None of the defendants offered to testify. Brodsky offered two character witnesses, and Randall's wife testified on his behalf. She said that Randall bought the car for $2,800 from some man known to her only as Charley. She did not know where this man could be located, and had not seen him since the alleged sale. From the facts and circumstances in evidence, the jury could fairly and reasonably infer, beyond a reasonable doubt and to the exclusion of every reasonable hypothesis of innocence, the existence of the conspiracy charged in the indictment and the participation by the three defendants therein. The car was shown to have been stolen; the defendants were told that it appeared to be stolen; and the actions of the defendants in regard thereto were not consistent with any hypothesis of innocence.
Hazelcorn contends that there was no evidence to connect him with either conspiracy, but we think that the jury could have inferred his connection with both of them from several facts. Hazelcorn was with the other two defendants when they attempted to dispose of the stolen car, and his statement to the car dealer that they would take it back and find the man from whom they had bought it tends to show that he was connected with the transportation of the car from New York to Miami. As to the conspiracy to transport the stolen motor vehicle to Cuba, he and Randall were registered at several hotels in Miami while Randall had the car with him, and the fact that the copy of the telegram was found on him after his arrest is certainly a connecting link that evidences his guilt of a criminal conspiracy. He was a participant in all of the activities with regard to the attempted sale of the stolen automobile, and, from the circumstances, the jury were justified in finding, beyond a reasonable doubt and to the exclusion of every reasonable hypothesis of innocence, that he knew the car was stolen. Hazelcorn attacks the legality of his arrest, and contends that the incriminating evidence found on his person should be suppressed. The arrest being lawful, the search incident thereto was also lawful. The arresting officer had knowledge that the car was stolen; that Hazelcorn had accompanied Randall to Miami in the car; that he had received a telephone call from Havana; and that his wife sent money to a Bob White (Randall's alias) in Havana. Furthermore, the agent was advised before the arrest that the United States Attorney had authorized the filing of a complaint against Hazelcorn. The arresting officer undoubtedly had reasonable cause to believe that the defendant had committed a felony. Brubaker v. U. S., 6 Cir., 188 F.2d 894; United States v. Bell, D.C., 48 F.Supp. 986.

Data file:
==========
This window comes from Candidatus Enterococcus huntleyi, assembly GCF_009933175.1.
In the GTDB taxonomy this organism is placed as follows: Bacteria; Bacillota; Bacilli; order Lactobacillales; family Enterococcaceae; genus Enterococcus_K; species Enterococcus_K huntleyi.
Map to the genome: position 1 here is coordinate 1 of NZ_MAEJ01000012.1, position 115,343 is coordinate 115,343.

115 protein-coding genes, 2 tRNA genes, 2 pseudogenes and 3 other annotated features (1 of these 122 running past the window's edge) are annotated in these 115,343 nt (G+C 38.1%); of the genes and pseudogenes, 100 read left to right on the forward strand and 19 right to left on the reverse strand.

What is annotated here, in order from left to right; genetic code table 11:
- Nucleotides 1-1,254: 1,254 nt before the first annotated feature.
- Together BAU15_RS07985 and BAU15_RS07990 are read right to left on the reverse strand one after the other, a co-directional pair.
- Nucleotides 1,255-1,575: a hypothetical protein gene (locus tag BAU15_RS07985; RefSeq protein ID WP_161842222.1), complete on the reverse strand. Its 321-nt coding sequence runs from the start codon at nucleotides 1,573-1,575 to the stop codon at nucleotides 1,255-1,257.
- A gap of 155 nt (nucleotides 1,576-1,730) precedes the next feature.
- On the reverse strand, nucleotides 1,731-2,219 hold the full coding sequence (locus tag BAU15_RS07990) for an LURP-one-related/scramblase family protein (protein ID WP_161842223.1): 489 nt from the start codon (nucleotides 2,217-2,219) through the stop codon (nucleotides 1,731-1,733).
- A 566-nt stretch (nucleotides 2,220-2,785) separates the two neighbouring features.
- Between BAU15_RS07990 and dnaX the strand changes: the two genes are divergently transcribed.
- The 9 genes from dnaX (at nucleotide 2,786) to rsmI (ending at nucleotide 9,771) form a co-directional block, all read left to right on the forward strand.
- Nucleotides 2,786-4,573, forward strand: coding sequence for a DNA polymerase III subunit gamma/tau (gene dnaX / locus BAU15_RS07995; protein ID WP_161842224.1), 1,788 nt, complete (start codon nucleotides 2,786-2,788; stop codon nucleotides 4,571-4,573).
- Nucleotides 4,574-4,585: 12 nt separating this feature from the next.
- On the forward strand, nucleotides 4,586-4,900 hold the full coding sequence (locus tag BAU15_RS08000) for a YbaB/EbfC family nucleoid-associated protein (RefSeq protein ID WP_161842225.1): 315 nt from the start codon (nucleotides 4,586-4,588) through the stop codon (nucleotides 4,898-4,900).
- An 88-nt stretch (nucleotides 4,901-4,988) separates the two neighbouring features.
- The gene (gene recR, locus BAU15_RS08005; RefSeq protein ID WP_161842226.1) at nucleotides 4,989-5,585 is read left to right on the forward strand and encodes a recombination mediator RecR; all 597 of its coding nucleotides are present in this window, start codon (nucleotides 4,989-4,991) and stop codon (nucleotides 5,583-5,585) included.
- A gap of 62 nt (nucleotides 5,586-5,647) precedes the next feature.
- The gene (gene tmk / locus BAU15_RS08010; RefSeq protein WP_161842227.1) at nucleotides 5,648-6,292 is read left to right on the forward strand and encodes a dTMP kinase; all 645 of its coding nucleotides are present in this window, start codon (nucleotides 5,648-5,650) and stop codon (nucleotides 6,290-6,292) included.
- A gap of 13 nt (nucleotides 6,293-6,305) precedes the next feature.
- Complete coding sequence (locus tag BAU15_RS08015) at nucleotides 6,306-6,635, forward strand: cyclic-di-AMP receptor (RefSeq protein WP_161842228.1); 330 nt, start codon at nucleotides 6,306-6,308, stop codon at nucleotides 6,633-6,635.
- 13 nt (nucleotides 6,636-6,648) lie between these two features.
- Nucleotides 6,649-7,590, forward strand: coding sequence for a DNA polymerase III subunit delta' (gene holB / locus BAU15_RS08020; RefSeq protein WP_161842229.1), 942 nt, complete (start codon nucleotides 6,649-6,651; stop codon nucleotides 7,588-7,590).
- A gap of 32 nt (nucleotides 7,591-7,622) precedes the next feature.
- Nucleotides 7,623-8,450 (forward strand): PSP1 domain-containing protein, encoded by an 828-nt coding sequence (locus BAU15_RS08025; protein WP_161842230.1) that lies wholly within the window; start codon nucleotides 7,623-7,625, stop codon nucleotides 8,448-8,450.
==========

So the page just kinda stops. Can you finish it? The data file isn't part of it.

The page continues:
The evidence was also sufficient to support the verdict of the jury as to Brodsky. He was told by the automobile dealer that the Cadillac was a stolen automobile. Although he knew from the examination of the motor number by the used car dealer that the dealer thought the car had been stolen, and that the police were being notified, he failed to await the arrival of the police, but left the dealer's place and wired the motor vehicle bureau of New York, using the suspected number and not the altered number. The defendant received a reply from New York that he had not furnished sufficient information, and he proceeded to send the desired information, but he failed to await a reply to his telegram. He then got off from work on the false ground of his mother's illness, so that he could help transport the stolen car out of the country. All of these actions tend to exclude a reasonable hypothesis of innocence. Among his several assignments of error, he urges that the court erred in overruling his motion for a mistrial when the attorney for the United States, in his closing argument, stated: "* * how does he explain what he was doing there? No explanation for those activities has been offered, and under the law the defendant is not required to come in here and testify, but from other sources we have no explanation and I don't think we will get an explanation." The government's attorney argues that the statement complained of was inadvertently made, and that the trial judge emphatically instructed the jury that a defendant had an absolute privilege to testify or not, and that no inference might be drawn from his failure to do so. It is clear that no error was intentionally committed, since the attorney explained in his argument to the jury that he meant an explanation from other sources, such as cross-examination and examination of character witnesses, and not from the defendant himself; and, if an error was inadvertently committed, it was cured by the court and counsel, resulting in no harm to the appellants. In our opinion, the judgment was correct and should be affirmed.